Our Slovenian Sandwich
Every year, my family does a weeklong walking trip somewhere in the world. Since I’m with my parents and they don’t want to carry everything we’d need for camping on their backs, we hike from inn to inn. It’s actually really nice having a hot shower at the end of the day and a meal prepared for you. I love travelling with my parents. It’s also a great way to see places we normally wouldn’t since the towns in which we end the day are like the size of one block in Salem or they’re in the middle of nowhere rural. These are some of the most beautiful places I’ve ever been with some of my favorite meals I’ve ever had. I mean the walking is great and all that, but I’m really in it for the food – the farther you walk, the more you can eat!
This year, the family went to Italy and Slovenia, walking from one country into the other. Both countries fed us very well, but one of my favorite meals was one of the simplest. We hiked out of Bovec, a town in the northwest corner of Slovenia that sits on the turquoise colored (freakin’ freezing) Soča River, into the hills surrounding the town to an imposing stone fort from WWI. It was never stormed or taken during the war, and it’s in such a crazy spot perched on the cliffs above the Soča surrounded by jagged mountains, I don’t know how any army would have even gotten close. We were hot and hungry by this point, so we wandered away from the fort and back into the woods until we reached a pretty clearing dappled with light and strewn with moss covered boulders. One rock became our table and the rest became our cushioned seats. Then we made open-faced sandwiches I’m still dreaming about. Here’s how we did it on the trail:
1. Tear fresh, crusty roll from the bakery in town in half.
2. Open tin of lush tuna swimming in olive oil.
3. Pour the oil all over the bread. It will also get all over your hands, but hey, you’re a rugged hiker so you WELCOME IT.
4. Squirt some seeded mustard onto the bread that your Aunt Laura brought in her travel sized squeeze bottle that was supposed to be for shampoo but she repurposed it for the much more important condiments.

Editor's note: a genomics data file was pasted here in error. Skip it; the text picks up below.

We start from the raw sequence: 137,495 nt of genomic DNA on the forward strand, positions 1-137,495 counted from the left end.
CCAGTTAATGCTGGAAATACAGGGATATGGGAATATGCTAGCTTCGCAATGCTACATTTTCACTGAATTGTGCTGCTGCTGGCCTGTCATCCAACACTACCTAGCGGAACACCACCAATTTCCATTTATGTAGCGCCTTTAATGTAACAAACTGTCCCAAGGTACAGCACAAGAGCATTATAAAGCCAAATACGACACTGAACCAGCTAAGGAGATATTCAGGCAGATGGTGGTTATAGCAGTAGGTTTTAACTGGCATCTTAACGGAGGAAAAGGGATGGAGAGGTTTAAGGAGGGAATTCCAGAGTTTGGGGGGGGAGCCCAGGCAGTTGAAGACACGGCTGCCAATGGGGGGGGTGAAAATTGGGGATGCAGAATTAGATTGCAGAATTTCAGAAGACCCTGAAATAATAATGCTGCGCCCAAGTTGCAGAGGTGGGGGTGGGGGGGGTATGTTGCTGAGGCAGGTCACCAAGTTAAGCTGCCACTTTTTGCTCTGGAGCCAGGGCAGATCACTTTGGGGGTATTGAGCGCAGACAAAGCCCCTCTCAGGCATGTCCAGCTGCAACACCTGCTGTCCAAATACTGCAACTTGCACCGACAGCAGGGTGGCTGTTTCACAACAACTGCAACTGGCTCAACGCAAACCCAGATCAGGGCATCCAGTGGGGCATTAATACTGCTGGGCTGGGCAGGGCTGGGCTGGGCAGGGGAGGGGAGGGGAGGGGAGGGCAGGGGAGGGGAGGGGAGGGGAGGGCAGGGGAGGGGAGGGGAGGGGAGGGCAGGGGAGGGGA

5. Add chunks of tuna to the oil and mustard covered bread.
6. Delicately balance large chunks of Slovenian cheese on top of the tuna.
7. Employ the slow bite (an invention by my brother Ollie for any precarious sandwich) to keep everything balanced.
The cheese has finally appeared! It was a semi-firm, young and mild sheep’s milk cheese from Bovec that paired perfectly with the tuna. It had was buttery, a touch sharp and a little earthy and by the end of lunch, we were fighting over the last pieces of fish and cheese. Everyone’s hands were a mess but we were all very happy. I loved this lunch with the comfortable rocks, the pretty clearing, having my family around me, and then this killer sandwich. We were going to bring some of the cheese back to recreate the lunch back home but someone *cough cough Dad* forgot it in the fridge in his hotel room. I don’t blame the person *Dad* but I’m VERY sad we *Dad* left it behind. I’m looking forward to trying it with the French sheep’s milk, Mendia, which we have in the case, and some of my favorite tinned rainbow trout that we also carry. I’ll try to be slightly less messy now since I don’t have the excuse of being on the trail. Or maybe I won’t, you know, keep it authentic.
For the love of cheese and family hikes that include cheese,